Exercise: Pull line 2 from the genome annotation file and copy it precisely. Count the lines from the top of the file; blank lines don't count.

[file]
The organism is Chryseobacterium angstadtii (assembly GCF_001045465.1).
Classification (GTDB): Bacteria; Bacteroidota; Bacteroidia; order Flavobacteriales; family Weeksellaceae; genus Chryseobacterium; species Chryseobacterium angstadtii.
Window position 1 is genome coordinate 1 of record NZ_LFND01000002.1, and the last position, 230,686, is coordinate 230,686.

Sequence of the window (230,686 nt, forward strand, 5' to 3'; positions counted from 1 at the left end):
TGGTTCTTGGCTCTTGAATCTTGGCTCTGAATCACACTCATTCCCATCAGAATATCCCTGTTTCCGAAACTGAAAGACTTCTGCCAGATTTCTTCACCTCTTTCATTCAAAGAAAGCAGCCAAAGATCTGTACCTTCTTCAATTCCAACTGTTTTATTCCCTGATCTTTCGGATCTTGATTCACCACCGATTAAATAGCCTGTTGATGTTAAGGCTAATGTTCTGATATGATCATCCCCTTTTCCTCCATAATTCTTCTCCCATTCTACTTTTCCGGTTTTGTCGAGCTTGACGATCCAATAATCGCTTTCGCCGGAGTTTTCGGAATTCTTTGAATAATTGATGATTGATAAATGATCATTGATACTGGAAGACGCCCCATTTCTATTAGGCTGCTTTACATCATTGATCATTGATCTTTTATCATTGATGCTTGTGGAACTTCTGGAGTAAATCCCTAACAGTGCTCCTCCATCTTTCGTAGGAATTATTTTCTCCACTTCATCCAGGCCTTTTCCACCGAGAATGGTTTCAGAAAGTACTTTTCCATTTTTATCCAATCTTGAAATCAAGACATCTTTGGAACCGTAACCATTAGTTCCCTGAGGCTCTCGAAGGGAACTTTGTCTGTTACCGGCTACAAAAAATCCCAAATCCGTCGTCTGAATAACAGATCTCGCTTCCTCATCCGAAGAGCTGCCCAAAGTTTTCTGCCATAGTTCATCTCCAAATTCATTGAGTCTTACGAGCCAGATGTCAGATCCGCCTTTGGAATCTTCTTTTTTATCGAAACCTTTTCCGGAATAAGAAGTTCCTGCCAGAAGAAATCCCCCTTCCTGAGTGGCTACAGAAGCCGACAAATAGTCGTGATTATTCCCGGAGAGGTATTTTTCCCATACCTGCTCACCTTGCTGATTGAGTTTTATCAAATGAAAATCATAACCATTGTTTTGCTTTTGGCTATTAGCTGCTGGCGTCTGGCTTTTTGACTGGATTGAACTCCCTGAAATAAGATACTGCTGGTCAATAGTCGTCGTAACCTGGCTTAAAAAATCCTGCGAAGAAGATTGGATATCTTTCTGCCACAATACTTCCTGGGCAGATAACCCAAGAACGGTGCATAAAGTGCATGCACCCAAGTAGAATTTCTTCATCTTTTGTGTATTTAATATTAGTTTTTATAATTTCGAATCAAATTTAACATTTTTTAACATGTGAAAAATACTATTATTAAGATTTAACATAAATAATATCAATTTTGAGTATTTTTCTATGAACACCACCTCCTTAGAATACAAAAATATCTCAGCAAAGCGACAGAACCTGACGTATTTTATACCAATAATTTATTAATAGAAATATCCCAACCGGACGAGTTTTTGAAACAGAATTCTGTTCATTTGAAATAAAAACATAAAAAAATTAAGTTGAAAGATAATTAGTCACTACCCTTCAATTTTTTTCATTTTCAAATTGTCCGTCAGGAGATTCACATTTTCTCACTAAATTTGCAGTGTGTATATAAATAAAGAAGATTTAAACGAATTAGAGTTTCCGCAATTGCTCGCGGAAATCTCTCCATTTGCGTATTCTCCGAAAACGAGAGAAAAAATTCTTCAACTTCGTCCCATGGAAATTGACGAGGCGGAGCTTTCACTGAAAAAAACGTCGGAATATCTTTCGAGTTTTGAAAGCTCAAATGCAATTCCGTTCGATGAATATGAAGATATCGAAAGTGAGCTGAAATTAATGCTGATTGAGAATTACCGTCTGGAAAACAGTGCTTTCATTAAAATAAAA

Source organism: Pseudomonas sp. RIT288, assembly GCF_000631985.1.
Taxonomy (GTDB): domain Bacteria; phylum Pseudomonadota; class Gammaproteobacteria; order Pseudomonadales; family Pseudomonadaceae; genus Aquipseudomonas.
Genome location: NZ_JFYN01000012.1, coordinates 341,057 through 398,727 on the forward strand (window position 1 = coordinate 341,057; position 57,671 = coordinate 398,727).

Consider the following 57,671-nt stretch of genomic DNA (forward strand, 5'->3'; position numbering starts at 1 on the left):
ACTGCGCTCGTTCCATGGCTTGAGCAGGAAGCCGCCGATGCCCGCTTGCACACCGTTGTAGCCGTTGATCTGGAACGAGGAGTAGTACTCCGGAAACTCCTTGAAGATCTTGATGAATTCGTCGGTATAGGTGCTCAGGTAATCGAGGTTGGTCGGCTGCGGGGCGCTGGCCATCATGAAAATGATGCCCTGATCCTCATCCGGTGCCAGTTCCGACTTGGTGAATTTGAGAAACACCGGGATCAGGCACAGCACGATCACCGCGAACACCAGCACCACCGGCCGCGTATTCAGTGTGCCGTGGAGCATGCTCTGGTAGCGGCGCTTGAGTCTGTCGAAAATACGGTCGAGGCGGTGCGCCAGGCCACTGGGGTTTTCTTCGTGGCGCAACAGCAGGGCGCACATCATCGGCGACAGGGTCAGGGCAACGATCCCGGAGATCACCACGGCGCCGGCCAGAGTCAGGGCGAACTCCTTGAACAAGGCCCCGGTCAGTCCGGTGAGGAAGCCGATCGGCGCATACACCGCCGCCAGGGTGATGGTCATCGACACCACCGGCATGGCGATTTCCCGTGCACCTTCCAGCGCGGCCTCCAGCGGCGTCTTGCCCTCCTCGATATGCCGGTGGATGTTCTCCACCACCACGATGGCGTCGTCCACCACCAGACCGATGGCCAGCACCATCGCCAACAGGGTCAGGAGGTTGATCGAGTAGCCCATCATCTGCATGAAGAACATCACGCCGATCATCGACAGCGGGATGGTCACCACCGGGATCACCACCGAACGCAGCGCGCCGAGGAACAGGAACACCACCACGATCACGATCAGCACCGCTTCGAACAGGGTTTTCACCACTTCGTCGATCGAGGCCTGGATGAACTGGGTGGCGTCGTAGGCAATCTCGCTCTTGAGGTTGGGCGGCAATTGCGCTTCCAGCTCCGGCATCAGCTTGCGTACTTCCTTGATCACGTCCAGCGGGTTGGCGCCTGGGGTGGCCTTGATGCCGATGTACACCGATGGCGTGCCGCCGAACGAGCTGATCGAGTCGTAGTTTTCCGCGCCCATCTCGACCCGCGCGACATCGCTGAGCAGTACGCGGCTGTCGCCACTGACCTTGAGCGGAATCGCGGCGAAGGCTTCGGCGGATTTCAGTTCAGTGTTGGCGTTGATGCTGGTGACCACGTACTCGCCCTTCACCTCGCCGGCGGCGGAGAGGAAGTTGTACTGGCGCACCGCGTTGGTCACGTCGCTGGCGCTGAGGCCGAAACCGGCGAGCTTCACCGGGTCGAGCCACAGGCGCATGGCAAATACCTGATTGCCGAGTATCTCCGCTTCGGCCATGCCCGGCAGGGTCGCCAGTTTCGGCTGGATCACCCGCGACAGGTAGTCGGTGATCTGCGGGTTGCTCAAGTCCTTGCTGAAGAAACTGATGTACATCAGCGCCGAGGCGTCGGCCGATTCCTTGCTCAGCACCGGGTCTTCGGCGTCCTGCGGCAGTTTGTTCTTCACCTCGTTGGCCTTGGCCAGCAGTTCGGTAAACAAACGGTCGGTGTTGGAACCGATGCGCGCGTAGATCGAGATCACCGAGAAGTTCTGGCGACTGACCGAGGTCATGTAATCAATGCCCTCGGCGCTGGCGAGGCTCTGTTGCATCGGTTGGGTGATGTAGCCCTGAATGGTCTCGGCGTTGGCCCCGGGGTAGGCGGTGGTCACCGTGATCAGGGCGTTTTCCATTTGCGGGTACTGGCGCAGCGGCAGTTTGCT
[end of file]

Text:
Classification (GTDB): Bacteria; Bacteroidota; Bacteroidia; order Flavobacteriales; family Weeksellaceae; genus Chryseobacterium; species Chryseobacterium angstadtii.